The limitation of the rule

Aside from the fact that courts are especially cautious about using Res Ipsa Loquitor in professional malpractice cases, and against defendants whose duty of care is otherwise limited, many cases have added constraining rules in England and Canada as well as in the United States of America. The American cases especially say that this doctrine cannot apply unless:
1. The defendant was in exclusive control of the harm causing instrumentality at some relevant time and
2. The plaintiff shows that s/he was not responsible for, or not an active participant in her own injury.

The Leading Cases

1. Byrne v. Boadle

In Byrne v. Boadle, the plaintiff was a pedestrian who was struck by a barrel of flour as he was walking adjacent to the defendant's shop. Although it was a fair inference that the barrel had come from the defendant's shop, the plaintiff was unable to show that the defendant had been negligent in any particular way. Nevertheless, the court thought the happening spoke for itself and the jury was permitted to find that the defendant was negligent, albeit in unspecified ways.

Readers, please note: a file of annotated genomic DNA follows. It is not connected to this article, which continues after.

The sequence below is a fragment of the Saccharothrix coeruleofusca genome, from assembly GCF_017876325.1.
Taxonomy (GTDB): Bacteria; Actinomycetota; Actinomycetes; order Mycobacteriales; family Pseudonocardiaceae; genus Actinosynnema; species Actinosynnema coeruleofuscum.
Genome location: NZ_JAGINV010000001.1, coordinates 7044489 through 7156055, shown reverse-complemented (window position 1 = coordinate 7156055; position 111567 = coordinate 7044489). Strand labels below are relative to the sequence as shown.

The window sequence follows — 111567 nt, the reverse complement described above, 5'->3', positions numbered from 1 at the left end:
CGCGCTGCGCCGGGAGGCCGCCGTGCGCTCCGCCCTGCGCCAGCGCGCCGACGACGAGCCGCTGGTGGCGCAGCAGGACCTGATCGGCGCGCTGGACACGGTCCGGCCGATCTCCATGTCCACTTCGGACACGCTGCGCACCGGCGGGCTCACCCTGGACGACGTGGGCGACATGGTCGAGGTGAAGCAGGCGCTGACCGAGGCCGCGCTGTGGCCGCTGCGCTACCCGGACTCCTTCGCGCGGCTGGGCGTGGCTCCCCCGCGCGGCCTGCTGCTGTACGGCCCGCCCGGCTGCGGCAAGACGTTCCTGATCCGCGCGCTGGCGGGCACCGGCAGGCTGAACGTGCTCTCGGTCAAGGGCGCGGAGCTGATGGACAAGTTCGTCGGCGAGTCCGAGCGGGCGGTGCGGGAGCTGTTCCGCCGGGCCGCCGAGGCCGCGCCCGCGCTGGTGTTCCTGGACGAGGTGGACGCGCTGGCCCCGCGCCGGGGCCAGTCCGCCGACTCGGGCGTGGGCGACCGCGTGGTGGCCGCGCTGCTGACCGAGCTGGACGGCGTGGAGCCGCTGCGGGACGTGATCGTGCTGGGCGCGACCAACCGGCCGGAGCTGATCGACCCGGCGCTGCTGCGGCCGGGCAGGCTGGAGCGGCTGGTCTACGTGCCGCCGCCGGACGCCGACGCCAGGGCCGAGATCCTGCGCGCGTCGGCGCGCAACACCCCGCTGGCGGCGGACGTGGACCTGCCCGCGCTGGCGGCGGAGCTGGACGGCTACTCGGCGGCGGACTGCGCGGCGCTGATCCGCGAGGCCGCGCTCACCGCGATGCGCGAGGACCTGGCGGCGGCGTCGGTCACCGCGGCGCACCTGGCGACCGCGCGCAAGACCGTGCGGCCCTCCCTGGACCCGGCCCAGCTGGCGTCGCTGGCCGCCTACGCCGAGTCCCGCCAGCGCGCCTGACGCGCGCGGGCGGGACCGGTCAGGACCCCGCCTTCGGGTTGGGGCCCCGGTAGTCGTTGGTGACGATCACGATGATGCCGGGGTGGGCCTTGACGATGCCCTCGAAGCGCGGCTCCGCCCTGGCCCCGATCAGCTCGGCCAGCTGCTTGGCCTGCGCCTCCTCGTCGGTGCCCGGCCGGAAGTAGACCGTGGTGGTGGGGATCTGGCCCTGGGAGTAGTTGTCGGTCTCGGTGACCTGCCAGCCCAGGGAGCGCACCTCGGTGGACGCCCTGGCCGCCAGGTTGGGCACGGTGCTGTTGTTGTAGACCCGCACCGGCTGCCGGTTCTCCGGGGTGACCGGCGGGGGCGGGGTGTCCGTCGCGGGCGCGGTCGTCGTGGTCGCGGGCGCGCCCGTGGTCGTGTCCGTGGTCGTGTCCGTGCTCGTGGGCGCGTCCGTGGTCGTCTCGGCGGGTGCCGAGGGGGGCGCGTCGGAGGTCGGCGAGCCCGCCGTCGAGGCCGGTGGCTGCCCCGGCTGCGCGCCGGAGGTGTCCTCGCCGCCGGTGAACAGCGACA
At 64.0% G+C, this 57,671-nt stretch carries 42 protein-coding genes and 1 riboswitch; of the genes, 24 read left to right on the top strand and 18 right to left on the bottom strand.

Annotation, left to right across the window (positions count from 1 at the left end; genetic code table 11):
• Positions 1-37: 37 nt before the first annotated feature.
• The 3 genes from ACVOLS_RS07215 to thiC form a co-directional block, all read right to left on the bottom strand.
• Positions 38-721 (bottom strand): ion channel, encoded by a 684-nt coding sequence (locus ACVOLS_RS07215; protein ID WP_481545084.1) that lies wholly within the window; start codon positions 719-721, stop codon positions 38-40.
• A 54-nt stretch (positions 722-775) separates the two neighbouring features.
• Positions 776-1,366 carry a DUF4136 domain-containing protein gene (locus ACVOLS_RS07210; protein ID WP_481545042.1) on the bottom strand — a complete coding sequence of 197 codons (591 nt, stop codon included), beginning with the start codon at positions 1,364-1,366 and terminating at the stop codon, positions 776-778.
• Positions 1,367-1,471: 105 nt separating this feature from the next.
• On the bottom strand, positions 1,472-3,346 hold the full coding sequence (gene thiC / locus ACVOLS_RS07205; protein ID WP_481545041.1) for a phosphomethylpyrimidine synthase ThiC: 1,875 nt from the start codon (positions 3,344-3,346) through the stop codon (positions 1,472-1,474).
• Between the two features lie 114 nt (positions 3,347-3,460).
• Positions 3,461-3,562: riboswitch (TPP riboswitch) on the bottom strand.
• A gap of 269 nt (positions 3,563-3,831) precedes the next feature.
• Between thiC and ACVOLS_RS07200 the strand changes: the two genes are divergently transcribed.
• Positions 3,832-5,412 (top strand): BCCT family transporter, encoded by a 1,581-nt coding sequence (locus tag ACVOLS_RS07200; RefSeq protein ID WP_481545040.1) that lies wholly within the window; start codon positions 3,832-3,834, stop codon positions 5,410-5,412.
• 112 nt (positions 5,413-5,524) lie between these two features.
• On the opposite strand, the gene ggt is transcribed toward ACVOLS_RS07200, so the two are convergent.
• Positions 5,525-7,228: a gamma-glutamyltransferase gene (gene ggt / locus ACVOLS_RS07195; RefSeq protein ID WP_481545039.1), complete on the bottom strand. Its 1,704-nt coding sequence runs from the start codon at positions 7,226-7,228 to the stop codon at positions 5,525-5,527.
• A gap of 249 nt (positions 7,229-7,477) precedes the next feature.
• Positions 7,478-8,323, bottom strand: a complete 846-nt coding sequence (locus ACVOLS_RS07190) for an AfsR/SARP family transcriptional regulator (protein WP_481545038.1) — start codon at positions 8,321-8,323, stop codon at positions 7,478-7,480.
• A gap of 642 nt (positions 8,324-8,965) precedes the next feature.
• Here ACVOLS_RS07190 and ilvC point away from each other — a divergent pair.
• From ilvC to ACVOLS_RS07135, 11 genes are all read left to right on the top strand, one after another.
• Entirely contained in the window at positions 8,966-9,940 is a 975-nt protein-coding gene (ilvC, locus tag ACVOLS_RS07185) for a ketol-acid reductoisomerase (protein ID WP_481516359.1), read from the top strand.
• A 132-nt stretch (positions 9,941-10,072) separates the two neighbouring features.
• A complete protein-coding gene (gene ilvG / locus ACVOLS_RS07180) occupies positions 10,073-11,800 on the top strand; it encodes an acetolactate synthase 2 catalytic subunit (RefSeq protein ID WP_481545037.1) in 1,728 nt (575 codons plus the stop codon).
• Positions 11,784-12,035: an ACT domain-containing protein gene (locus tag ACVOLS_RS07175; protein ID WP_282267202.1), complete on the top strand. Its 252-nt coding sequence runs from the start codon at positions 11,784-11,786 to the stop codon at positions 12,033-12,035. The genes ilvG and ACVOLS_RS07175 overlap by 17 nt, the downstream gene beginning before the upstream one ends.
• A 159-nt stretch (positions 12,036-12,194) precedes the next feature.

In Byrne, the plaintiff did not prove, either circumstantially or otherwise, that the barrel had been stored on its side instead of standing up, or that a rope holding the barrel had been frayed or broken or any other particular act that could be counted as negligent because they could be evaluated in terms of their costs, risks or justifications in customary practices. The claim was only that circumstances warranted the belief that the defendant was negligent in a wholly mysterious way.

2. Scott v. London and St. Katherine Docks Co Court of Exchequer Chamber